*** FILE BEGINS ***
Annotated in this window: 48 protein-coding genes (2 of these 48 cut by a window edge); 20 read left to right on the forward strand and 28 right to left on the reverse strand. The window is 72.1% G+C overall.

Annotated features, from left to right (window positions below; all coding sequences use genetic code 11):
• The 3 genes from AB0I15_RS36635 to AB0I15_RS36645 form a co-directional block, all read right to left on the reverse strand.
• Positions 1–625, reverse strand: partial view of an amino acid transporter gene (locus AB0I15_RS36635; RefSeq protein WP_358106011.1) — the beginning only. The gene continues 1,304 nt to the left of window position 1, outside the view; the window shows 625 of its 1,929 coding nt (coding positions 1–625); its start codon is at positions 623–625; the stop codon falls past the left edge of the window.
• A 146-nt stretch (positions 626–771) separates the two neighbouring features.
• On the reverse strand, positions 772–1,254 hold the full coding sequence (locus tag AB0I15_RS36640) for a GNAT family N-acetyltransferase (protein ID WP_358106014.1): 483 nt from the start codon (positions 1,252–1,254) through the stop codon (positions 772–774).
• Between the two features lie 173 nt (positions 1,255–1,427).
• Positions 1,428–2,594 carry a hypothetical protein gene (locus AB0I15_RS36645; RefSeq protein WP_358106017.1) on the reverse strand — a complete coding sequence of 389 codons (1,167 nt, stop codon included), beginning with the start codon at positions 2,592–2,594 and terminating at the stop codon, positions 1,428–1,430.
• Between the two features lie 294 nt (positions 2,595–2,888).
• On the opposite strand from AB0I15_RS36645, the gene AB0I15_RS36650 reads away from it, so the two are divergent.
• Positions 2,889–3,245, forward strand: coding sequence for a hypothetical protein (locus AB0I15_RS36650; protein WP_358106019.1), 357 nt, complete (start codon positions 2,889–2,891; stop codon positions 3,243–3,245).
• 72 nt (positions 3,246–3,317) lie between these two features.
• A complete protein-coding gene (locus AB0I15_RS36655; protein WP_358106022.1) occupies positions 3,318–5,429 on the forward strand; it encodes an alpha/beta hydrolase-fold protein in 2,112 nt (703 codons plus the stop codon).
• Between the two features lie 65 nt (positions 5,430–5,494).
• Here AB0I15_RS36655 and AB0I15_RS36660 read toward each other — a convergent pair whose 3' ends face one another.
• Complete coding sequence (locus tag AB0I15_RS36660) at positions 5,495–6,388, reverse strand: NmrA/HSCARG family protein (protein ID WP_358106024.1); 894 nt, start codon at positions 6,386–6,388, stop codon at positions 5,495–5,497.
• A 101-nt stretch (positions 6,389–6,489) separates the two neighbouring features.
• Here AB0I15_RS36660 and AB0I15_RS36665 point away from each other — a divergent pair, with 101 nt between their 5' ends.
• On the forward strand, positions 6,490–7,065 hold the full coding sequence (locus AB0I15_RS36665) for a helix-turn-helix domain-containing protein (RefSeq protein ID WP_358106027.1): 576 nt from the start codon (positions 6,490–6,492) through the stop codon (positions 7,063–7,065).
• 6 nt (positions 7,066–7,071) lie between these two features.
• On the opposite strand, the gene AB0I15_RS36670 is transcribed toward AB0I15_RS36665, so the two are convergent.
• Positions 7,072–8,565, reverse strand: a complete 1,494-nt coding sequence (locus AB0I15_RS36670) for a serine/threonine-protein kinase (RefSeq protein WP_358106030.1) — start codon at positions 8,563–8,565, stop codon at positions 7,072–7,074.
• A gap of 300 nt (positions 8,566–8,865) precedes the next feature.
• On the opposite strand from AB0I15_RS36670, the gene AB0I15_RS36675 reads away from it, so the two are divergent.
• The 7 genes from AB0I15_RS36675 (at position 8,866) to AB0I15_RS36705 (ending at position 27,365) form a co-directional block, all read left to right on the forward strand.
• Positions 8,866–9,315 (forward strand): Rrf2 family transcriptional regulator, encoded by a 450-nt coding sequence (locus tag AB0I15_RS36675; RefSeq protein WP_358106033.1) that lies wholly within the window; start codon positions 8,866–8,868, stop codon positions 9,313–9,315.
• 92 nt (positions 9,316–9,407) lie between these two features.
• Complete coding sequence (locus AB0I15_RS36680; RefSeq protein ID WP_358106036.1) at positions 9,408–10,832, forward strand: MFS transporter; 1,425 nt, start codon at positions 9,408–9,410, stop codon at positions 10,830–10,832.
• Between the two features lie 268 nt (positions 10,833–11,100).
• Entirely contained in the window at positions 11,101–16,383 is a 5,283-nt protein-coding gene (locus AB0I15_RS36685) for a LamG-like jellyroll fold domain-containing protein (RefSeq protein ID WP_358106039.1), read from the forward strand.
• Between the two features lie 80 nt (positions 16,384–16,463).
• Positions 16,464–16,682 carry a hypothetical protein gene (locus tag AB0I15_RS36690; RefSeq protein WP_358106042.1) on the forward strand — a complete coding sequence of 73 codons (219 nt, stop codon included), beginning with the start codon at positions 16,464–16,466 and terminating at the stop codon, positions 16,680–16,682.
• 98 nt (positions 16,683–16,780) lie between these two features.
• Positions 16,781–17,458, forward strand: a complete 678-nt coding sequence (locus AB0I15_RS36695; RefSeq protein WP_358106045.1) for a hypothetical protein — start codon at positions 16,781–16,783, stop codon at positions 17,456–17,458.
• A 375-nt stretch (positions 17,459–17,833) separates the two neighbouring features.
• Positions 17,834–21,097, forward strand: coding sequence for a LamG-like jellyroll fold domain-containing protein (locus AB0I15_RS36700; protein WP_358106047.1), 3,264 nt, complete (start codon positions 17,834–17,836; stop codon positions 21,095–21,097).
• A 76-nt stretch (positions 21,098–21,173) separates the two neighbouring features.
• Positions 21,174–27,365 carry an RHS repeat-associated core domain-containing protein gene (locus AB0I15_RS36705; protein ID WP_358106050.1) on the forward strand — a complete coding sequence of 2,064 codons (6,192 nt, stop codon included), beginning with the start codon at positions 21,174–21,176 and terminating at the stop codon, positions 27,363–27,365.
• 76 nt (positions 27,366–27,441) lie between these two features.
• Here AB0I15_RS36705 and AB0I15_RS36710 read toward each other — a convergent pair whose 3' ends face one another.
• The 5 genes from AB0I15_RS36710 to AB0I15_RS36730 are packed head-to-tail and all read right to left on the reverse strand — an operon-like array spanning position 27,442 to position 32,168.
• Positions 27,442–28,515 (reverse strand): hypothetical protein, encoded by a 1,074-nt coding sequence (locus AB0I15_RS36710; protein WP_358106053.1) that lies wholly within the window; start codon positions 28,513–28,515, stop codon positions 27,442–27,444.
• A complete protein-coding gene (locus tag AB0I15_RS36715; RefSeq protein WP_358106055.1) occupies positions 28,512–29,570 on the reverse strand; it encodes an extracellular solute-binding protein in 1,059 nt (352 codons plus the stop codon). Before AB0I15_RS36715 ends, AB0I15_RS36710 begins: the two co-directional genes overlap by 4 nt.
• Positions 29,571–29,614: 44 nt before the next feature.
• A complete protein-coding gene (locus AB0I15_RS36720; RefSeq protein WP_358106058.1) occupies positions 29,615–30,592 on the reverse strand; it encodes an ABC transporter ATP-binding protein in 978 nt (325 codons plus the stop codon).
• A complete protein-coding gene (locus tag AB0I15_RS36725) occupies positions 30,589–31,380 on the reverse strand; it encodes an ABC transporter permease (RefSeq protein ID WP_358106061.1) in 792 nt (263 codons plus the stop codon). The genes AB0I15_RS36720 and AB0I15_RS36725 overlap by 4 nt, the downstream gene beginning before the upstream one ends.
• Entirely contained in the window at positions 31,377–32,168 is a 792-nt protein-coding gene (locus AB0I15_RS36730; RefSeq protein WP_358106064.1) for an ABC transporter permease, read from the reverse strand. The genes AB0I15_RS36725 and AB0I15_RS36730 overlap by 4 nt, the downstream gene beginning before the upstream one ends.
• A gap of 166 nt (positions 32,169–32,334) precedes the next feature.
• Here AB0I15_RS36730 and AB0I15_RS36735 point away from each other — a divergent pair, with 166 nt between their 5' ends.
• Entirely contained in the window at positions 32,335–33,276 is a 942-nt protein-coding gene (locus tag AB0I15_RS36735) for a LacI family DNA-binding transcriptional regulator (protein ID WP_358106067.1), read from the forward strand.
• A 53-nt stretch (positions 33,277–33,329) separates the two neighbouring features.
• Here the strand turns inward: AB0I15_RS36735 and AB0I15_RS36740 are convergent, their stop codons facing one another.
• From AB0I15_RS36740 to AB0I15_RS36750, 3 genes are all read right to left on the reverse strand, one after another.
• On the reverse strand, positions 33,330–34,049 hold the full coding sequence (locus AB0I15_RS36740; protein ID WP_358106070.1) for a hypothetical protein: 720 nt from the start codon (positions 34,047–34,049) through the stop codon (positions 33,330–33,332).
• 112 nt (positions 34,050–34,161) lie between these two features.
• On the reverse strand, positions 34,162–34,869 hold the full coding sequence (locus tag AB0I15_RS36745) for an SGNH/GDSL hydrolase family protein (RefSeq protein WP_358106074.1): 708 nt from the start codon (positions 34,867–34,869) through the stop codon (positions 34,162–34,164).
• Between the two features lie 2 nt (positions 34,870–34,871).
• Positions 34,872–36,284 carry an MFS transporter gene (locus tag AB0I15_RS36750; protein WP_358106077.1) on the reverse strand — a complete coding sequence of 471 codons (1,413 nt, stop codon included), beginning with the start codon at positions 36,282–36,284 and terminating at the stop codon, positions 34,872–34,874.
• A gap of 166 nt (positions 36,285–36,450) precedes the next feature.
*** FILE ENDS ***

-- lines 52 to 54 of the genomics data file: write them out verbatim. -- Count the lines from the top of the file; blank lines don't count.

• Here the strand turns inward: AB0I15_RS36735 and AB0I15_RS36740 are convergent, their stop codons facing one another.
• From AB0I15_RS36740 to AB0I15_RS36750, 3 genes are all read right to left on the reverse strand, one after another.
• On the reverse strand, positions 33,330–34,049 hold the full coding sequence (locus AB0I15_RS36740; protein ID WP_358106070.1) for a hypothetical protein: 720 nt from the start codon (positions 34,047–34,049) through the stop codon (positions 33,330–33,332).